Happy Friday, dear readers! I apologize for the relative blog silence over the last few weeks. I hope you’ve had a good spring, thus far, and today I want to talk a bit about collaboration and design, how important it is and how wonderful it can be (if done well) or horrible (if done poorly). So let’s talk about collaboration.

I don’t know about you, but I hated group work when I was in school. No matter how good my teachers’ intentions, there was so little individual accountability in the groups that I often (okay, more like 95% of the time) ended up doing most of the work. Others knew I would do the work because I cared about my grade and took advantage of it and even when tasks were assigned, people often didn’t follow through. It left a bad taste in my mouth that has, unfortunately, been reinforced by more than a few committees I’ve been on since becoming a librarian. So you wouldn’t be surprised that sometimes I have issues with so much emphasis being placed on collaboration and group work, without equal discussion about accountability and equity within the group.

All that aside, I love collaboration when I have agency over who I’m collaborating with and for what tasks. I especially find it useful in graphic design work to have someone to bounce ideas off of and to critically go over designs to improve them before they are ready for final printing or launching online. While I’m not a fan of design by committee, I’m a fan of collaboration in design work. The same principles for making design collaborations work are the same for making any collaboration work, in my experience:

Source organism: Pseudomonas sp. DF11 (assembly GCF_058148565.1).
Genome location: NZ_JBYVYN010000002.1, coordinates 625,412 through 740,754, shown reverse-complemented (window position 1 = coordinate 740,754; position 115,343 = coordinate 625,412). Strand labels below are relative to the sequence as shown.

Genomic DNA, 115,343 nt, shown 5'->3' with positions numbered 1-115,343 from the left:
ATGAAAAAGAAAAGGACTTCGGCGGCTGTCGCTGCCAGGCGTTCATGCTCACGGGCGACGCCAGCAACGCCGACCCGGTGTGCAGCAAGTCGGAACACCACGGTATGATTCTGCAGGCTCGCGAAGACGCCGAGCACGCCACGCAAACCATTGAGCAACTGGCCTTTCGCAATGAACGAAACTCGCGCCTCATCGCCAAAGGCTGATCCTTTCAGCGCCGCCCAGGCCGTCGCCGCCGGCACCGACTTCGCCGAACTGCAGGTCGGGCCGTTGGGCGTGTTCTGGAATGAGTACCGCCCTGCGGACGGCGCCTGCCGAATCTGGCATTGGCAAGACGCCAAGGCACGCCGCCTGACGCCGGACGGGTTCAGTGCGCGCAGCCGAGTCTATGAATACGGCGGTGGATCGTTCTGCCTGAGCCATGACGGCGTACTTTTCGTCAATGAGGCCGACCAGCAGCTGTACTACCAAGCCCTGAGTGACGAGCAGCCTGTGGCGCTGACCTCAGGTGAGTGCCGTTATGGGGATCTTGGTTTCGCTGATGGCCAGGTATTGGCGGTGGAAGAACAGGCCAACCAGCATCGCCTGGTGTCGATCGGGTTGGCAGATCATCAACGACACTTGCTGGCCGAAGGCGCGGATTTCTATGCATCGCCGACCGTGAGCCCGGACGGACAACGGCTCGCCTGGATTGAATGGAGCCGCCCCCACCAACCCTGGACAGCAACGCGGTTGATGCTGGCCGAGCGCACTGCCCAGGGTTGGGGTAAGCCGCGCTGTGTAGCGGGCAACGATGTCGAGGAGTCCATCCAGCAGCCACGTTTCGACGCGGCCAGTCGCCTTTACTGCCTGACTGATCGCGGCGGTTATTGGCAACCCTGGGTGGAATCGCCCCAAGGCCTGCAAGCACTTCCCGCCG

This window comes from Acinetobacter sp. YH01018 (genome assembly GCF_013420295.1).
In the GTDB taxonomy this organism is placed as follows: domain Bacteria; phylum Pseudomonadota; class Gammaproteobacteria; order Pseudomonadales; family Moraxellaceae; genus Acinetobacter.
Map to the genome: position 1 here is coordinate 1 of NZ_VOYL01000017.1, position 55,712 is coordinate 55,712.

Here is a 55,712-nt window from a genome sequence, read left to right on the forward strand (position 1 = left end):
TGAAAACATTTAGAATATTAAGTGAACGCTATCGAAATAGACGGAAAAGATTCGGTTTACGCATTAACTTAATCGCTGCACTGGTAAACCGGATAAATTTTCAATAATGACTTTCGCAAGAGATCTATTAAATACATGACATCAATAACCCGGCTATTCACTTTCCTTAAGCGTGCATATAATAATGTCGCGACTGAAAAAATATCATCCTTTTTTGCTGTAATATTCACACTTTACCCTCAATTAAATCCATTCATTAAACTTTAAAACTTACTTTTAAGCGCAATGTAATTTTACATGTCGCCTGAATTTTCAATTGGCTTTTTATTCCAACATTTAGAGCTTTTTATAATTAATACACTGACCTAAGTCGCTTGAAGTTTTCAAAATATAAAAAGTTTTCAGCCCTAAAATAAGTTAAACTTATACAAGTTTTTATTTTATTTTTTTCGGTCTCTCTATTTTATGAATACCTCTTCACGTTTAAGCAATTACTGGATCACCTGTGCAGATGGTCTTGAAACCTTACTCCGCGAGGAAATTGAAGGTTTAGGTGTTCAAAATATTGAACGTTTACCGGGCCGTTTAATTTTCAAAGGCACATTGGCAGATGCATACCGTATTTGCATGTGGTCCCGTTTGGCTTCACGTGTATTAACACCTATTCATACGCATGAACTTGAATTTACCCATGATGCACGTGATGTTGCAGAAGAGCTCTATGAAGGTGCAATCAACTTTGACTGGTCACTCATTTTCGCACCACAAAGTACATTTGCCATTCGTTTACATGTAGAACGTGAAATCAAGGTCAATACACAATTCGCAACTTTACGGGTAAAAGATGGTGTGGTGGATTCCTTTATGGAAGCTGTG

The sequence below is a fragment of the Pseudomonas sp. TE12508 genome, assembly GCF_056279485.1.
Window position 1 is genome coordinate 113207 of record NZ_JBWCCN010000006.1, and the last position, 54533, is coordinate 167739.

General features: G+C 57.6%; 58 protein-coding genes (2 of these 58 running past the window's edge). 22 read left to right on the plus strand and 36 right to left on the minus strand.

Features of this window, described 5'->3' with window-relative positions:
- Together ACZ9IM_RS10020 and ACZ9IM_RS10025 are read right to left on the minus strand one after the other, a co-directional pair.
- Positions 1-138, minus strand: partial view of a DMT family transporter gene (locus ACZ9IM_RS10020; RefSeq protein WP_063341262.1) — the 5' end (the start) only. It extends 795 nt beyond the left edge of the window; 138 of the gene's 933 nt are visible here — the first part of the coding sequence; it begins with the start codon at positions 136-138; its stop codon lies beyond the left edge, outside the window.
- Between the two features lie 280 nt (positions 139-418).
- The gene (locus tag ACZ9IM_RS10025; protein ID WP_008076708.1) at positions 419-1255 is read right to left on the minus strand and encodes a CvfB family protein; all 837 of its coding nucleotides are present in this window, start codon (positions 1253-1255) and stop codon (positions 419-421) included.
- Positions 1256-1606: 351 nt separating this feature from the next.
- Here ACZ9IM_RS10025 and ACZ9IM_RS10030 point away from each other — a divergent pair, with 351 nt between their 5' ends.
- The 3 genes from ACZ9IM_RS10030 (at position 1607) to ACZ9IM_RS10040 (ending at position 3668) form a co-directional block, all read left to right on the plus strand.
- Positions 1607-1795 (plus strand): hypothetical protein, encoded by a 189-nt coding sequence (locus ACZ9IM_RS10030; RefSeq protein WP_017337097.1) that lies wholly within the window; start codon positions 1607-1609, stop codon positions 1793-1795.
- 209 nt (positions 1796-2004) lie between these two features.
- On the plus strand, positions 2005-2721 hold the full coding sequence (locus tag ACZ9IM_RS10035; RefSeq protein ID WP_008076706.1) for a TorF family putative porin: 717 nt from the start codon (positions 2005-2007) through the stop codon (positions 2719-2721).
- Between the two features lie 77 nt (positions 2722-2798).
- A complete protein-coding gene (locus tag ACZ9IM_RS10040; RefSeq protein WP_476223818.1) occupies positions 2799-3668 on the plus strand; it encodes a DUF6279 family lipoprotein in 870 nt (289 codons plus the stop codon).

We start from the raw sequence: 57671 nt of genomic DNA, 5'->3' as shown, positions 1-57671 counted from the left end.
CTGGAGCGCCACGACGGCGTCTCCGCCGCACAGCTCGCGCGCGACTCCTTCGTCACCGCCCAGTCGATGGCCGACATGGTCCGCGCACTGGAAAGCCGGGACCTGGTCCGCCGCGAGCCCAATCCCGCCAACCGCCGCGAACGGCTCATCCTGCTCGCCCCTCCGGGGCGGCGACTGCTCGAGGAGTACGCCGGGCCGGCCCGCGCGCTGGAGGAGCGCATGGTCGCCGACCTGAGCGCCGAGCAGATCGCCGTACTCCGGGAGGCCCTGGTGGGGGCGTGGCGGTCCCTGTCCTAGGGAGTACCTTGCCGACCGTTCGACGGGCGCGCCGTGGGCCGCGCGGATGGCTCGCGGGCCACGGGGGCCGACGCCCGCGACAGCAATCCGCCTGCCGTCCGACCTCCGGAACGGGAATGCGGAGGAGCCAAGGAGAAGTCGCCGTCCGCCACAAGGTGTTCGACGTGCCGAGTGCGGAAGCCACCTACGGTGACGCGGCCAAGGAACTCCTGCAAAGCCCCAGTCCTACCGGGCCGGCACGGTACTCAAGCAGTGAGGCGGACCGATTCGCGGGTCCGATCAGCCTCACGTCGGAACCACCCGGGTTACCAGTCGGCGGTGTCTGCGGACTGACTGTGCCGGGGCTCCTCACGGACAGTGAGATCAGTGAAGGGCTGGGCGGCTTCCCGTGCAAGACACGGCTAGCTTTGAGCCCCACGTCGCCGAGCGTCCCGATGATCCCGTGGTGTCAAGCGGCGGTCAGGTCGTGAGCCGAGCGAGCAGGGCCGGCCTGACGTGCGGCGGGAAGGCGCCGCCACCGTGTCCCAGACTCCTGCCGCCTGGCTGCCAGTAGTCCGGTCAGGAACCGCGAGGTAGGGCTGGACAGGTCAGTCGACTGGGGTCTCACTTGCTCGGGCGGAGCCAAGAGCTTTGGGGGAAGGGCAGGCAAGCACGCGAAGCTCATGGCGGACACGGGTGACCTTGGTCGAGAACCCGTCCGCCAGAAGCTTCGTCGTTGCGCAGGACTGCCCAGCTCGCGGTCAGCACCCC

1. Clear communication is key, as is individual accountability. Work out responsibilities and deadlines in the first meeting and check in often.
  2. Brainstorm together, then individually work on designs to bring back and compare and critique. Best thinking work still gets done individually and everyone needs time to have ideas percolate and come together.
  3. Be open and kind with critiques and work together on the edits. Also, give credit to the editors in any process. Too often only the designer gets credit and the editor gets ignored. Editing is hard, important work, too.
  4. Always praise and thank your collaborators publicly when your work together is complete. Everyone likes to be appreciated and it will help the next time you need collaborators.

At my work, I love collaborating with our fabulous web designer, Brooke, who is also a great graphic designer. We’re both deadline oriented (and hit our deadlines) and we’ve worked out good communication so we can get a lot done in a reasonable amount of time. Collaborating also gives us a chance to learn from each other and I think strengthen our own individual design work.